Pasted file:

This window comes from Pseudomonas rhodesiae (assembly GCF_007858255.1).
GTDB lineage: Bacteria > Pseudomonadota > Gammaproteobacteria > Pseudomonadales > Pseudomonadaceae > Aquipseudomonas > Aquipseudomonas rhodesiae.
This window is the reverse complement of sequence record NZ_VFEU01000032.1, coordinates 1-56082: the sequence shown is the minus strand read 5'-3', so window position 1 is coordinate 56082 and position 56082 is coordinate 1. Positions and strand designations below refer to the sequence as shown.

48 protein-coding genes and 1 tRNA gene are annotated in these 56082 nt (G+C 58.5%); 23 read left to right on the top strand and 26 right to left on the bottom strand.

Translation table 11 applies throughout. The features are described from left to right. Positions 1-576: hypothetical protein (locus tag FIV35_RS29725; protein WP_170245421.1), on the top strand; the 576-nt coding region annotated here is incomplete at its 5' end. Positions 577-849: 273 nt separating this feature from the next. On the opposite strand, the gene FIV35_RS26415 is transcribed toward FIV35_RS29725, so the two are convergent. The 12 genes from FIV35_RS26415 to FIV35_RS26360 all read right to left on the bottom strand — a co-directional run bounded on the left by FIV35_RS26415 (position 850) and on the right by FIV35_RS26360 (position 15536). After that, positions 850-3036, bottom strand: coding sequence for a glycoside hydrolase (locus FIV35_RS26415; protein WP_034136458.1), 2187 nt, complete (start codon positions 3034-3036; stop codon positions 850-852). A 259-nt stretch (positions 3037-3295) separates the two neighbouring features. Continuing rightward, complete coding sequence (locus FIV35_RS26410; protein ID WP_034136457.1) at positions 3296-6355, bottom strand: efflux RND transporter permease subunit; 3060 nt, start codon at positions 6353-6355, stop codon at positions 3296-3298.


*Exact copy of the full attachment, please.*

This window comes from Pseudomonas rhodesiae (assembly GCF_007858255.1).
GTDB lineage: Bacteria > Pseudomonadota > Gammaproteobacteria > Pseudomonadales > Pseudomonadaceae > Aquipseudomonas > Aquipseudomonas rhodesiae.
This window is the reverse complement of sequence record NZ_VFEU01000032.1, coordinates 1-56082: the sequence shown is the minus strand read 5'-3', so window position 1 is coordinate 56082 and position 56082 is coordinate 1. Positions and strand designations below refer to the sequence as shown.

48 protein-coding genes and 1 tRNA gene are annotated in these 56082 nt (G+C 58.5%); 23 read left to right on the top strand and 26 right to left on the bottom strand.

Translation table 11 applies throughout. The features are described from left to right. Positions 1-576: hypothetical protein (locus tag FIV35_RS29725; protein WP_170245421.1), on the top strand; the 576-nt coding region annotated here is incomplete at its 5' end. Positions 577-849: 273 nt separating this feature from the next. On the opposite strand, the gene FIV35_RS26415 is transcribed toward FIV35_RS29725, so the two are convergent. The 12 genes from FIV35_RS26415 to FIV35_RS26360 all read right to left on the bottom strand — a co-directional run bounded on the left by FIV35_RS26415 (position 850) and on the right by FIV35_RS26360 (position 15536). After that, positions 850-3036, bottom strand: coding sequence for a glycoside hydrolase (locus FIV35_RS26415; protein WP_034136458.1), 2187 nt, complete (start codon positions 3034-3036; stop codon positions 850-852). A 259-nt stretch (positions 3037-3295) separates the two neighbouring features. Continuing rightward, complete coding sequence (locus FIV35_RS26410; protein ID WP_034136457.1) at positions 3296-6355, bottom strand: efflux RND transporter permease subunit; 3060 nt, start codon at positions 6353-6355, stop codon at positions 3296-3298.